Syrian protesters in Damascus_311.
(photo credit: Reuters)
Western military intervention is the “lesser evil” of a range of difficult
options in Syria, according to a report released last week by a UK think tank
that offers the first comprehensive analysis of a potential armed intervention
in the battle-scarred country.
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The report – entitled “Intervention in
Syria? An Assessment of Legality, Logistics and Hazards” – calls for the
creation of a political and military base for rebel fighters in the country’s
northwest, as well as humanitarian “safe zones” for civilians fleeing the
bloodshed. It also offers diplomatic avenues for authorizing military action in
spite of continued Russian opposition to taking tougher measures against
Damascus at the UN Security Council.
Violence continued in Syria on
Sunday as three people were killed and 124 injured by shelling in the flashpoint
city of Homs, human rights groups said. The head of an Arab League monitoring
team arrived in the country early in the day, but analysts and opposition
figures were skeptical if monitors would be allowed the access and freedom of
movement to accurately gauge conditions on the ground.
estimates say the ninemonth crackdown waged by forces loyal to President Bashar
Assad has killed at least 5,000 people nationwide. The United States, European
Union, UN General Assembly and Assad’s former ally Turkey have all condemned the
The report cites the northwest Syrian province of Idlib as a
potential location for a rebel military, political and communications hub, which
could play a role comparable to that of Benghazi in helping Libya’s Transitional
National Council oust strongman Muammar Gaddafi in October.
creation of such a base, the report says, Syria’s air defenses would first need
to be neutralized as they were in the 2007 air strike – widely attributed to
Israel – that destroyed a suspected Syrian nuclear facility at Deir
Turkey’s NATO-leased Incirlik Air Base, it continues, could be
the launch point for such an attack.
The report was authored by Michael
Weiss, communications director and acting research director at the Henry Jackson
Society in London.
“I would say better to have a multilateral,
Western-fronted coalition on the ground to forestall the worst-case scenario
rather than let this play out on the ground,” Weiss said by phone. “People in
Syria have been holding up signs saying ‘NATO, where’s our no-fly zone?’ You see
women in hijabs in Homs with signs saying ‘We want NATO to invade.’ I would
hazard that there is now a critical mass of support for a Western-backed
A week ago the opposition Syrian National Council issued a
statement calling for the UN Security Council to help impose a no-fly zone and
humanitarian corridors to aid civilians. But council authorization has remained
elusive amid demands from Russia, Syria’s main arms supplier, that any
resolution place equal blame for the violence on the government and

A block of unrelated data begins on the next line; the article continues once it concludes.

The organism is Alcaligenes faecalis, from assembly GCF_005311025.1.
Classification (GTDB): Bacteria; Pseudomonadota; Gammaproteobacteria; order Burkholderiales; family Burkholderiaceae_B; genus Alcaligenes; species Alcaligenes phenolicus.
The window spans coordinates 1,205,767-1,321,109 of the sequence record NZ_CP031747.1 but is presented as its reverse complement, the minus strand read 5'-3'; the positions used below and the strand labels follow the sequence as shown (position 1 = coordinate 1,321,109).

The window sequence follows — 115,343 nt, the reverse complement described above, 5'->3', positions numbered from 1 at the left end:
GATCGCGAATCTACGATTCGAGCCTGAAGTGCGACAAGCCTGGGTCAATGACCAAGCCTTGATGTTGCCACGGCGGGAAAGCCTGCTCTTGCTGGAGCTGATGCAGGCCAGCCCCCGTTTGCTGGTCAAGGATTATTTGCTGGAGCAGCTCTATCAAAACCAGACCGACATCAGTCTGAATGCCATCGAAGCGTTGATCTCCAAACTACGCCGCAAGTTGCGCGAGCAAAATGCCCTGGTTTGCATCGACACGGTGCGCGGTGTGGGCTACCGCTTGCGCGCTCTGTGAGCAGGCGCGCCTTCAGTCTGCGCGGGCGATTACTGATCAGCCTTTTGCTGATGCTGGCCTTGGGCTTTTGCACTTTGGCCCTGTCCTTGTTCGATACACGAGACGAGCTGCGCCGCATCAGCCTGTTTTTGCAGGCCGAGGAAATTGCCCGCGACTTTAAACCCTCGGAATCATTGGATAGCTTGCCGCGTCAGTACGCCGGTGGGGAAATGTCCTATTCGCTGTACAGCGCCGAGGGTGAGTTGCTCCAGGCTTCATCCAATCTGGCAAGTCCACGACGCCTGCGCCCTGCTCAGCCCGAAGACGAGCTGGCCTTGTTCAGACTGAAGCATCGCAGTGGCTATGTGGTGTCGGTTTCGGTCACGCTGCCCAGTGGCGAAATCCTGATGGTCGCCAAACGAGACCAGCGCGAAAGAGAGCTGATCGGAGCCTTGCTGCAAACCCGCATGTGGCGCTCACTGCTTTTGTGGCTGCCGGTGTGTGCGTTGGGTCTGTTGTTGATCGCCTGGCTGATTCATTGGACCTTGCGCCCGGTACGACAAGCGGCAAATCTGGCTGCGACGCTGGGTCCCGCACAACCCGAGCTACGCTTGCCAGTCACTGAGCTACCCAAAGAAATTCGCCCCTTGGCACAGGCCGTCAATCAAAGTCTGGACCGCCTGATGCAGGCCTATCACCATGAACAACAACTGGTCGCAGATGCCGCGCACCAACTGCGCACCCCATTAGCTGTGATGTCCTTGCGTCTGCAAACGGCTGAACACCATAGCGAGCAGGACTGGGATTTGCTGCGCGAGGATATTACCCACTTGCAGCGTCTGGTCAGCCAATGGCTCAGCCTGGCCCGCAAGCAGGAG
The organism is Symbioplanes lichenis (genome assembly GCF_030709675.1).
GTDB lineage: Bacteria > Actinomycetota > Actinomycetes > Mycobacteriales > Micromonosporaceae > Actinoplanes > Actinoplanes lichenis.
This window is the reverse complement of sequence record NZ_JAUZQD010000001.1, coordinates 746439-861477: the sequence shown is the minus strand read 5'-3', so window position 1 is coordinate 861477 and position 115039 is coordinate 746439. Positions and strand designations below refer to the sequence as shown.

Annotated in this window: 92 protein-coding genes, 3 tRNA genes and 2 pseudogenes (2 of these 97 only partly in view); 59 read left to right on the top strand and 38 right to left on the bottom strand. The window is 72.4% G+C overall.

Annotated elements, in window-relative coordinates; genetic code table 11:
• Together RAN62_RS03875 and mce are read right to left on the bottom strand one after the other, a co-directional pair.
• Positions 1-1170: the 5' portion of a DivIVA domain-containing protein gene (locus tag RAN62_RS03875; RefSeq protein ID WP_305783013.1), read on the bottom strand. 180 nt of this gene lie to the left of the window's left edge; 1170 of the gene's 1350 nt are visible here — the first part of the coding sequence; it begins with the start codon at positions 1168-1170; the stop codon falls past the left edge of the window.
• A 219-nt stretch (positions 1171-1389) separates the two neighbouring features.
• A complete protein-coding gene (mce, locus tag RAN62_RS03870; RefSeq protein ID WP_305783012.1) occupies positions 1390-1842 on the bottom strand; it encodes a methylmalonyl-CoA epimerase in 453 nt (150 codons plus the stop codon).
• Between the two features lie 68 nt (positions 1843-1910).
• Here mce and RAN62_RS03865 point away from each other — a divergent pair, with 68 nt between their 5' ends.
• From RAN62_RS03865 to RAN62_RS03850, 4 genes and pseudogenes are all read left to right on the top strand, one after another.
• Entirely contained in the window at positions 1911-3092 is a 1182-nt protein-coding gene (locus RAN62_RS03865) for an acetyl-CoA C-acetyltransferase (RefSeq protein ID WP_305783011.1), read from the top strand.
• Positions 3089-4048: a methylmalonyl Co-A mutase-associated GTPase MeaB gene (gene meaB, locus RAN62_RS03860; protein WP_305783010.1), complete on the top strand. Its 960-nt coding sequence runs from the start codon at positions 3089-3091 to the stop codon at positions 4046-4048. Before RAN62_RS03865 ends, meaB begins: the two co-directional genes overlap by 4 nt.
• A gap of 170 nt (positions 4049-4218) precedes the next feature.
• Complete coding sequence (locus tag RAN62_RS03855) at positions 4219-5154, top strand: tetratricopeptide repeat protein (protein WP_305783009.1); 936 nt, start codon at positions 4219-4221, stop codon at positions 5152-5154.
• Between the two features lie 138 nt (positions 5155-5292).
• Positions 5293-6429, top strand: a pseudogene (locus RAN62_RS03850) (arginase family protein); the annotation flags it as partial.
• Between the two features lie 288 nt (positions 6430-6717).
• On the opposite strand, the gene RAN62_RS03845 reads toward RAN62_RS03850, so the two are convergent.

“The likelihood of securing a United Nations Security Council
resolution authorizing the use of force in Syria is remote given Russian and
Chinese recalcitrance to support the Syrian revolution,” the report says. “UNSC
deadlock could potentially be circumvented by invoking the ‘Uniting for Peace’
resolution (377A), which was used to authorize the ‘use of armed force’ in Korea
as a way of evading UNSC obstructionism by the then-Soviet Union.”
there the political will to do this? I don’t know,” Weiss said. “Everyone’s got
Arab Spring fatigue and regime change fatigue. The United States has been more
than sluggish on Syria – it doesn’t care. That was made clear by how long
it took the Obama administration to denounce Assad... Obama has more or less
outsourced handling Syria to Turkey – I think that’s a colossal
Even with the necessary political will, the challenges involved
in an intervention are significant. Syria has a 300,000- strong active army and
a reserve force of 450,000, though army defections – currently estimated at
1,000-3,500 – are on the rise. Forces from Hezbollah and the Iranian
Revolutionary Guard are known to be operating in the country, and would almost
certainly attempt to attack any Western troops entering its
The report says Syria could be expected to seize on any
Western intervention to try to ignite its border with Israel.
interventionist force must therefore persuade Israel not to retaliate in the
event that it is attacked,” it says. “Such forbearance proved successful during
the First Gulf War, and it can be argued that it is in Israel’s strategic
interest to assist in the removal of the Assad regime.
such a campaign can only come if the objectives are clearly articulated from the
outset, and if they are publicly endorsed by other Arab and Muslim-majority
nations as well as by the bulk of the international community,” the report
continues. “The Syrian people have amply demonstrated a heroic willingness to
risk more bloodshed to secure their freedom and a marked indifference to regime
accusations that they are the hirelings of Western ‘imperialism.’” Weiss said at
least half-a-million people – out of a total population of 23 million – had been
irretrievably affected by the government’s crackdown.
“Let this go on for
a few months, and what happens when it gets to one or two million?” he said.
“All of these people have family members, distant family and friends who have
been killed or dispossessed of their land. It’s a failed state – there’s no
going back after this.”